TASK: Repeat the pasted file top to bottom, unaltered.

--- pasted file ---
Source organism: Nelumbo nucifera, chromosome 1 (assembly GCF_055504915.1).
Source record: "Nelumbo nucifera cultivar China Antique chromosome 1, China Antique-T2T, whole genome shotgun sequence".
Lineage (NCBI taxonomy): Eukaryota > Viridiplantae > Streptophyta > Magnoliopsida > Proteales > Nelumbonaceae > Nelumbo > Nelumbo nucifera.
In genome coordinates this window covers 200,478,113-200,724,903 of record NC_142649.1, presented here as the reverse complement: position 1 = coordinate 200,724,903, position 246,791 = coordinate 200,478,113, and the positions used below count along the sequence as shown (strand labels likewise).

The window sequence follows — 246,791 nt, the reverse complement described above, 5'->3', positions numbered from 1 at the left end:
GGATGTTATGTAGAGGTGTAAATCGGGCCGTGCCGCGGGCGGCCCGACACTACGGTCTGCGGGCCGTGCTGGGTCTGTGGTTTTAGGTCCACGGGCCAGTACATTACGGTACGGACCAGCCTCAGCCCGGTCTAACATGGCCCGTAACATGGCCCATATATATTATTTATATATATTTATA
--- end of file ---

Source organism: Nelumbo nucifera, chromosome 1 (assembly GCF_055504915.1).
Source record: "Nelumbo nucifera cultivar China Antique chromosome 1, China Antique-T2T, whole genome shotgun sequence".
Lineage (NCBI taxonomy): Eukaryota > Viridiplantae > Streptophyta > Magnoliopsida > Proteales > Nelumbonaceae > Nelumbo > Nelumbo nucifera.
In genome coordinates this window covers 200,478,113-200,724,903 of record NC_142649.1, presented here as the reverse complement: position 1 = coordinate 200,724,903, position 246,791 = coordinate 200,478,113, and the positions used below count along the sequence as shown (strand labels likewise).

The window sequence follows — 246,791 nt, the reverse complement described above, 5'->3', positions numbered from 1 at the left end:
GGATGTTATGTAGAGGTGTAAATCGGGCCGTGCCGCGGGCGGCCCGACACTACGGTCTGCGGGCCGTGCTGGGTCTGTGGTTTTAGGTCCACGGGCCAGTACATTACGGTACGGACCAGCCTCAGCCCGGTCTAACATGGCCCGTAACATGGCCCATATATATTATTTATATATATTTATA